North Korea is punishing citizens who did not mourn sincerely during the public mourning organized for Kim Jong Il, reported MSNBC.
The reports originate from South Korea-based newspaper, Daily NK, which is run by opponents of the regime in North Korea. The newspaper learned from a source in the North Hamkyung province that North Korean authorities are sentencing those who didn’t participate in the organized public mournings as well as those who didn’t cry or seem genuine in their mourning with at least six months at labor camps.
The Daily NK also stated that people “accused of circulating rumors criticizing the country’s 3rd generation dynastic system” are being banished to remote areas or sent to re-education camps.
Estimates put the numbers of people held in North Korean prison camps at 200,000, according to Amnesty International.
The world watched in late December as North Koreans displayed what appeared to be abject bereavement at the loss of their dictator of 17 years. The New Yorker reported about how the “public plazas of Pyongyang began to fill with neatly assembled ranks of citizens, weeping and wailing on command, while state television recorded the spectacle, which was promptly uploaded to YouTube.”
ABC news quoted the late Hwang Jang Yop, a North Korean defector and official who described similar government behavior after Kim Il Sung’s death in 1994. He said, “The party conducted surveys to see who displayed the most grief, and made this an important criterion in assessing party members’ loyalty.”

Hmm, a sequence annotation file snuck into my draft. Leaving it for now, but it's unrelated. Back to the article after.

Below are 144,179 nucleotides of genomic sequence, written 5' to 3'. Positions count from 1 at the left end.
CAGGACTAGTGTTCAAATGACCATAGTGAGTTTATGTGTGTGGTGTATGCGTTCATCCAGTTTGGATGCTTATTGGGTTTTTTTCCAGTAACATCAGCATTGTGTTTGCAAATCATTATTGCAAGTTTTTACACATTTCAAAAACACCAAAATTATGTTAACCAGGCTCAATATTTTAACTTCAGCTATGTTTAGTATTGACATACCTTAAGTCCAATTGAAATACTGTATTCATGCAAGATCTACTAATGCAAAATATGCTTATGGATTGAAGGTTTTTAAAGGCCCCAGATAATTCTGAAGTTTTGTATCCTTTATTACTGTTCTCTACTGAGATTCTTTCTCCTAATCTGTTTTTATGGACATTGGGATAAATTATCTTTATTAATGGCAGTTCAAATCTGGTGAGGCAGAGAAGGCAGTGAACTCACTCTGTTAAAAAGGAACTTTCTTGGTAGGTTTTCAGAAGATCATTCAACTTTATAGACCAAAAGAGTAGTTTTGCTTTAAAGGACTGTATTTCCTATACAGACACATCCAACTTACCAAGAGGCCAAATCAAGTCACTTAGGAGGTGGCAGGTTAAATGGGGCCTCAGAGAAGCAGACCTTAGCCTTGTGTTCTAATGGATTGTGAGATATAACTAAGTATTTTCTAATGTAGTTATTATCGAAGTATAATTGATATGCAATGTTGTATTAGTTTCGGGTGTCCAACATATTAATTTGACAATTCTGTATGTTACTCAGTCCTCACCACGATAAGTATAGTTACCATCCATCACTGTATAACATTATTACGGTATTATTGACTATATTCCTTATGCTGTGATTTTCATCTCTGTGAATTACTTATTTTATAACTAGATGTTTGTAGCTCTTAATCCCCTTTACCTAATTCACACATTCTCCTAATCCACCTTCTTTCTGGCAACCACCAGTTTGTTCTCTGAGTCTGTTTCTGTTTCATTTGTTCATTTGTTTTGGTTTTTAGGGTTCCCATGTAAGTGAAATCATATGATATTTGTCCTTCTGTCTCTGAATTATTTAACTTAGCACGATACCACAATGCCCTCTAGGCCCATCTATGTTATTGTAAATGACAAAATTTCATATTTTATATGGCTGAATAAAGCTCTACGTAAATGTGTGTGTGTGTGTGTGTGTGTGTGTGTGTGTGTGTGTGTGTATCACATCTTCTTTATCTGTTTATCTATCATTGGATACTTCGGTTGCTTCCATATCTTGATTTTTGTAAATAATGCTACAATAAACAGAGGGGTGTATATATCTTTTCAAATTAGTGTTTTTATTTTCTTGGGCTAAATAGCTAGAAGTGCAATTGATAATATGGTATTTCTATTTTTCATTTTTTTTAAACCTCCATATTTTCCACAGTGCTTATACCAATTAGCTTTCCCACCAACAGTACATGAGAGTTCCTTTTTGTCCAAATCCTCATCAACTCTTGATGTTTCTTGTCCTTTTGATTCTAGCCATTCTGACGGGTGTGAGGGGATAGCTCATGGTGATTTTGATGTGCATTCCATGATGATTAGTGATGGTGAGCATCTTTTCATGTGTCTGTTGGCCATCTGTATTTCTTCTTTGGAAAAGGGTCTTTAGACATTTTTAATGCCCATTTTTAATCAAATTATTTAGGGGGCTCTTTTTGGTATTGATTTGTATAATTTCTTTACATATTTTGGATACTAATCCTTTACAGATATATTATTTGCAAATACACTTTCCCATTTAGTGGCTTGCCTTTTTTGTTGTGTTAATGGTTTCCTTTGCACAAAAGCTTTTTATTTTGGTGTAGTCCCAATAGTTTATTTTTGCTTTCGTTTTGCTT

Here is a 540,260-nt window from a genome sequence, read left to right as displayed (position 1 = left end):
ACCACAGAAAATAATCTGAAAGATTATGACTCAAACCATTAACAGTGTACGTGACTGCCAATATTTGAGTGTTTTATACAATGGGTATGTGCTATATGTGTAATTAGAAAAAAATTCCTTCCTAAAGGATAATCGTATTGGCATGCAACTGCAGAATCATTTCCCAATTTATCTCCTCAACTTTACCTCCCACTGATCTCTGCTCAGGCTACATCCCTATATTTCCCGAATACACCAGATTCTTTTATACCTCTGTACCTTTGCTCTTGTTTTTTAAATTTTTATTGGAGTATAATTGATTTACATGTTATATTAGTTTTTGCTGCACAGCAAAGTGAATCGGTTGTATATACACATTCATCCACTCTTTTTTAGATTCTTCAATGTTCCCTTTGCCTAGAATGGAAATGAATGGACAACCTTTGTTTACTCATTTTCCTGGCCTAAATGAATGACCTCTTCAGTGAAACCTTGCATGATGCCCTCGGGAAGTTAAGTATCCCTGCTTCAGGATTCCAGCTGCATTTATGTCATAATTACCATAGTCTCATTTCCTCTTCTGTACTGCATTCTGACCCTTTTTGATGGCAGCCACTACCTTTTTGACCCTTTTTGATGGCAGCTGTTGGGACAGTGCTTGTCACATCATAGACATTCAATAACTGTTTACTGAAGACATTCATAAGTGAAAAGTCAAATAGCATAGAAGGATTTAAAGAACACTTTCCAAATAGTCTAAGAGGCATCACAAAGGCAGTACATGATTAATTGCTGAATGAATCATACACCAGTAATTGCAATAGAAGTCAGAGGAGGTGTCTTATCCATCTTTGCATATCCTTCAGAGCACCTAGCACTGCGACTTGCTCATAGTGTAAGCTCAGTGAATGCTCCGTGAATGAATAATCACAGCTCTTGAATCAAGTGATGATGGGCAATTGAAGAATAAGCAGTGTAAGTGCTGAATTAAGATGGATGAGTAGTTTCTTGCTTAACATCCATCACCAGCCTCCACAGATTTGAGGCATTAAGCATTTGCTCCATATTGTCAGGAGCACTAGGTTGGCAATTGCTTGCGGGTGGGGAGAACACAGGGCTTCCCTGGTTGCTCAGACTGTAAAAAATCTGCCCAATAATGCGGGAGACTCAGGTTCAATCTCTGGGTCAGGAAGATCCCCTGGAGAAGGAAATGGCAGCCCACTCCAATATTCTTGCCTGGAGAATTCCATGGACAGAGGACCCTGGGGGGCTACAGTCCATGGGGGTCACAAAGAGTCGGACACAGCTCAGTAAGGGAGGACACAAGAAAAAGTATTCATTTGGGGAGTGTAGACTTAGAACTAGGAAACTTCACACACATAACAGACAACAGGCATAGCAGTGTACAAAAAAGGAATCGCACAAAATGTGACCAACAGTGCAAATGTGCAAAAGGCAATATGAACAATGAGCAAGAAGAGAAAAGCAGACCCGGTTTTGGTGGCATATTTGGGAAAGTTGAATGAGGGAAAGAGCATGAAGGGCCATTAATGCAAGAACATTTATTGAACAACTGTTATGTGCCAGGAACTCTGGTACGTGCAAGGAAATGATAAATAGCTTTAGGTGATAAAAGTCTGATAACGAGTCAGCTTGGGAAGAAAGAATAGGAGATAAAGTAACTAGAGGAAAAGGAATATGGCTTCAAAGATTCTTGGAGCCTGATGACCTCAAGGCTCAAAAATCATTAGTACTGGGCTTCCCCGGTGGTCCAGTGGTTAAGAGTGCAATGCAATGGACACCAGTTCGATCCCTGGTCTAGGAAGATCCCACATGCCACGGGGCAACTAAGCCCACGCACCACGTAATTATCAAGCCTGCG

On Thursday, North Korea announced that Kim Jong Il’s body would be enshrined in the same palace as his father, Kim Il Sung, and statues, portraits and towers would be erected in honor of the “eternal leader.” The Kumsusan Memorial Palace is estimated to have cost hundreds of millions of dollars, undergoing renovations in the 1990s while tens of thousands of North Koreans died of starvation, reported The New York Times.
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The North Korean government is ramping up propaganda and working to establish Kim Jong Il’s son, Kim Jong Un, as the heir apparent and North Korea’s new leader, by repeatedly connecting him with his father and grandfather, according to The Times.
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